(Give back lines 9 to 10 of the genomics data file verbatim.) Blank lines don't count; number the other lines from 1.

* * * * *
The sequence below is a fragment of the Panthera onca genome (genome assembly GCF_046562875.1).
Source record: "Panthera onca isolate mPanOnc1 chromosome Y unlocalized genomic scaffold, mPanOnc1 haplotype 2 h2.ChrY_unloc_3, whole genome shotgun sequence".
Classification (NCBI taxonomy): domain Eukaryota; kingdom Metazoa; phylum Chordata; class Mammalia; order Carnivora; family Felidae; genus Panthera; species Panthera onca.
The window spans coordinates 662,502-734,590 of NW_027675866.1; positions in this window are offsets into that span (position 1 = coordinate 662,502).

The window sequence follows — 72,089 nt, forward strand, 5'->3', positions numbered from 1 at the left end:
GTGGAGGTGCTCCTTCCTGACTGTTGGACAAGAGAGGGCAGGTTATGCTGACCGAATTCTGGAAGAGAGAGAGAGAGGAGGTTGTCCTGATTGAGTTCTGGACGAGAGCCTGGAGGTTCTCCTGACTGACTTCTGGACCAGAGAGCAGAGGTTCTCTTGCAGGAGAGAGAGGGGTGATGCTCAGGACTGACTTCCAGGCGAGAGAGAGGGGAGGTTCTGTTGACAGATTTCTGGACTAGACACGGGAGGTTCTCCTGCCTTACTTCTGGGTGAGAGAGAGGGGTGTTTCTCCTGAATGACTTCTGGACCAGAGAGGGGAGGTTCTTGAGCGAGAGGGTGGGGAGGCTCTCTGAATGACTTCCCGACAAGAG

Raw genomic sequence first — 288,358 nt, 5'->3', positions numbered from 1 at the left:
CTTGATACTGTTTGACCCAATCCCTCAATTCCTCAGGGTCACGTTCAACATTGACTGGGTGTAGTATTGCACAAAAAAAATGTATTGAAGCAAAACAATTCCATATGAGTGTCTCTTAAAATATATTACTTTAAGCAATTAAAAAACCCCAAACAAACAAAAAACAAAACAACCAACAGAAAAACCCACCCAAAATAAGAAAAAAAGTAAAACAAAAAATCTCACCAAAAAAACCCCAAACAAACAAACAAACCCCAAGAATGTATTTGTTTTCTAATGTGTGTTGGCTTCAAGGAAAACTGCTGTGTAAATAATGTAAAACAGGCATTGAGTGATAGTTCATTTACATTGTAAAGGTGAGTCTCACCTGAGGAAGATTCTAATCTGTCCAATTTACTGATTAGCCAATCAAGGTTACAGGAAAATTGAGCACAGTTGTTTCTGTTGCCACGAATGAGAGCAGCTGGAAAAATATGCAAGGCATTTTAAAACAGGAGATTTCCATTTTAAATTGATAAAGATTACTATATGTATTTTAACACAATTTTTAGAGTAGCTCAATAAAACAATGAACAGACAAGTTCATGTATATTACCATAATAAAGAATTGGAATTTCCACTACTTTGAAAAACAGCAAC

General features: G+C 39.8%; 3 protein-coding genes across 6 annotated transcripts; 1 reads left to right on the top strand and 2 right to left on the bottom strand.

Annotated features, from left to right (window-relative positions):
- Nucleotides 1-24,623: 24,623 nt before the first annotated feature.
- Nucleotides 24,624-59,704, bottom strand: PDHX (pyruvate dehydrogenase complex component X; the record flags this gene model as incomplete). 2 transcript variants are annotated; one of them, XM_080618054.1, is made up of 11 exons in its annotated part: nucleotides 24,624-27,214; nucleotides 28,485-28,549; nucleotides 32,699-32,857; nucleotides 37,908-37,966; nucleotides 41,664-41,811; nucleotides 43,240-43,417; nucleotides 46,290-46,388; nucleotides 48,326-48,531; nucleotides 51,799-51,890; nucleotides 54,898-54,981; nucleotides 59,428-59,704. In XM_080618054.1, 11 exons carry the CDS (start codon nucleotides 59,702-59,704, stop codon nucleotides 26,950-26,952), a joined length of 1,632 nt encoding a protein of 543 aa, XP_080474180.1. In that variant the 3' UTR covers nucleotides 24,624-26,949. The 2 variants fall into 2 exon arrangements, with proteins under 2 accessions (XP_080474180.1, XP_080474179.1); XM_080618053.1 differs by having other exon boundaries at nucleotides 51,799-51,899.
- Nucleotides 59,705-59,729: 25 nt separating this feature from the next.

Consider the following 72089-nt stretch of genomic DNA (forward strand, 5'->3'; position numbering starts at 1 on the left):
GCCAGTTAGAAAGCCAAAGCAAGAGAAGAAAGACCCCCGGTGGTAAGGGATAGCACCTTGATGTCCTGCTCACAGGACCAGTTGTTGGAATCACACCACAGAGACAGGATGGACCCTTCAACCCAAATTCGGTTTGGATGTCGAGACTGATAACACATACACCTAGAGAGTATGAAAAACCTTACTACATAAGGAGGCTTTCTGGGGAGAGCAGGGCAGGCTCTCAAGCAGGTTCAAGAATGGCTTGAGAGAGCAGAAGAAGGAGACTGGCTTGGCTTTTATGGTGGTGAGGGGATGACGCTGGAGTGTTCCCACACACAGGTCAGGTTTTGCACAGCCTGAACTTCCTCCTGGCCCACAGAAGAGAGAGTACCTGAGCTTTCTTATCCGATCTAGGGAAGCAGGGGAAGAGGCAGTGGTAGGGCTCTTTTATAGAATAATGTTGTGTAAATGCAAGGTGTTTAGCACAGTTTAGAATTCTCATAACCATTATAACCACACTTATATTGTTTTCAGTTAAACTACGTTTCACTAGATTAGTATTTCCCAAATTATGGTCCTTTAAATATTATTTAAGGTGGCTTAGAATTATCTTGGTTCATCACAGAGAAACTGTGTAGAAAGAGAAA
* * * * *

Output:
General features: G+C 39.8%; 3 protein-coding genes across 6 annotated transcripts; 1 reads left to right on the top strand and 2 right to left on the bottom strand.

Annotated features, from left to right (window-relative positions):